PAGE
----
Raised and Dropped Initials
August 05, 2015
Even before Gutenberg invented the craft of typography, fancy initials were used to begin chapters and decorate pages in medieval manuscripts.
Top 100 Fonts.com Web Fonts for January 2016
February 08, 2016
Some typophiles trace the heritage of the ITC Avant Garde Gothic® family to the geometric sans serif typefaces produced by Bauhaus designers in the mid-1920s. Actually, the design has its foundation in the first sanserif ever produced: a cap-only face issued by the Caslon Type...
Tricky Type Terms
April 26, 2012
Typographic terminology is sometimes very specific, and the nuances can be confusing. Here are three pairs of terms that are frequently misunderstood. They are related, but refer to different things. Understanding the distinctions will enable you to communicate more clearly, typographically speaking. This ...
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Top 100 Fonts.com Web Fonts for January 2016
Some typophiles trace the heritage of the ITC Avant Garde Gothic® family to the geometric sans serif typefaces produced by Bauhaus designers in the mid-1920s. Actually, the design has its foundation in the first sanserif ever produced: a cap-only face issued by the Caslon Type Foundry in 1816. The characters in this design set the […]
Making Initial Letters Part III: Fine Tuning & Fun
In Part I and Part II of this Initial Letters series, we looked at raised initials that sit on the baseline and dropped initials (also called drop caps) that sit below the baseline. In this final installment, not only will we dive deeper into testing and adjusting raised initials and drop caps across browsers using […]
Top 100 Fonts.com Web Fonts for December 2015
The University Roman™ typeface design began life as a lettering sample in a Speedball Lettering™ book of the late 1930s. Called “Stunt Roman” in the Speedball book, the name was changed when the design was first released as a phototype font in the early 1970s. Its decorative shapes and swash-like characters immediately caught the attention […]
Making Initial Letters Part II: Dropped Initials
Both raised initials and dropped initials can add gusto to a website, giving readers a monumental letter to kick start the reading experience. Having learned about raised initials and styling them for the Web in Part I of this series, readers should be ready to move on to the bigger challenges awaiting them with dropped […]
Top 100 Fonts.com Web Fonts for November 2015
When Adrian Frutiger designed the Avenir® typeface, his goal was not to just to add another minimalist sans serif to the pantheon of geometric designs. “As a starting point, I set myself the task of rendering more human circular shapes that had been drawn using compasses,” he explains. “I sat myself down in a small, […]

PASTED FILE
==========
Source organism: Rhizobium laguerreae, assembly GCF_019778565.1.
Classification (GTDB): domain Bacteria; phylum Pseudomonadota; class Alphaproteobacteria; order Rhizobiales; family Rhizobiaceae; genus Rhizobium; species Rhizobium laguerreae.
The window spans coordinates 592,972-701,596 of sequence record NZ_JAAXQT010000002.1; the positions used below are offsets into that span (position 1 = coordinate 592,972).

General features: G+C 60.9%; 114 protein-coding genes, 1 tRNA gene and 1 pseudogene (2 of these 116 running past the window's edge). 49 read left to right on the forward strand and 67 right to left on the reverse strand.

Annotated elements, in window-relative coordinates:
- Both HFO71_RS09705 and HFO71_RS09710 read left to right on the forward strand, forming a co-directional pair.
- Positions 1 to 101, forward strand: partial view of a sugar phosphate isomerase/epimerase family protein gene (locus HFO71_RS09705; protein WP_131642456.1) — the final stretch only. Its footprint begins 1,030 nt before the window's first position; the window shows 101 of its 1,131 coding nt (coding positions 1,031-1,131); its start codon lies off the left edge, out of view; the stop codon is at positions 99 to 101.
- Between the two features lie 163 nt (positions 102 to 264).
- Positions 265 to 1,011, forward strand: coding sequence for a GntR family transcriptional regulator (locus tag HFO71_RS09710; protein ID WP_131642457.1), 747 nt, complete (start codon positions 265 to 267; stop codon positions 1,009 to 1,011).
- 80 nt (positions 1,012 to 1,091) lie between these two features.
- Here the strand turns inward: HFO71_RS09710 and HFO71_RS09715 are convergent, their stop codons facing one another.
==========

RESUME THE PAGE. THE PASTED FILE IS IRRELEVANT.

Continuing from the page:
Introducing the Foundation Collection
Whether a cabinetmaker, chef, or photographer, artisans choose their tools carefully. Good tools make the job go easier and can improve the quality of the finished product. So it is with graphic designers and their fonts. It’s pretty difficult to design a lengthy document without a high legibility typeface or a wedding invitation without a […]
THIS IS NOT A DRILL – #FONTACULAR IS BACK!
You’ve waited over a year. The time is now. Sound the horns and raise the banners! #FONTACULAR. IS. BACK. Hold onto your hat, dearest reader, for you’re in store for five glorious days of epic typographic discounts! Let us dawdle no more, here’s some of what our first day of #Fontacular has waiting for you: Sally […]
Top 100 Fonts.com Web Fonts for October 2015
Whether you call them slab serif, square serif, or Egyptian, you know them when you see them — sturdy, nearly monoweight designs with blunt, straight-edged serifs and a no-nonsense attitude. The Rockwell® family of typefaces is a fine example of this appealing and eminently usable style. Rockwell fonts continue to prove themselves as a robust […]
Making Initial Letters Part I: Raised Initials
Initial letters, such as raised initials and dropped initials, aren’t just for styling typography in print. Initial letters on the Web can help break up the monotony of a one-size-fits all layout, where instead of having type look the same from start to finish, you add some upsized typography to your palette. It’s the little […]
Top 100 Fonts.com Web Fonts for September 2015
Web fonts often have to work in tight quarters. Laptop and smart phone screens can pose a challenge when you have more than a couple of words to say, and not much screen real estate to say it. At times like these, the Neue Helvetica® Compressed typeface (number 22 on last month’s to 100 Web […]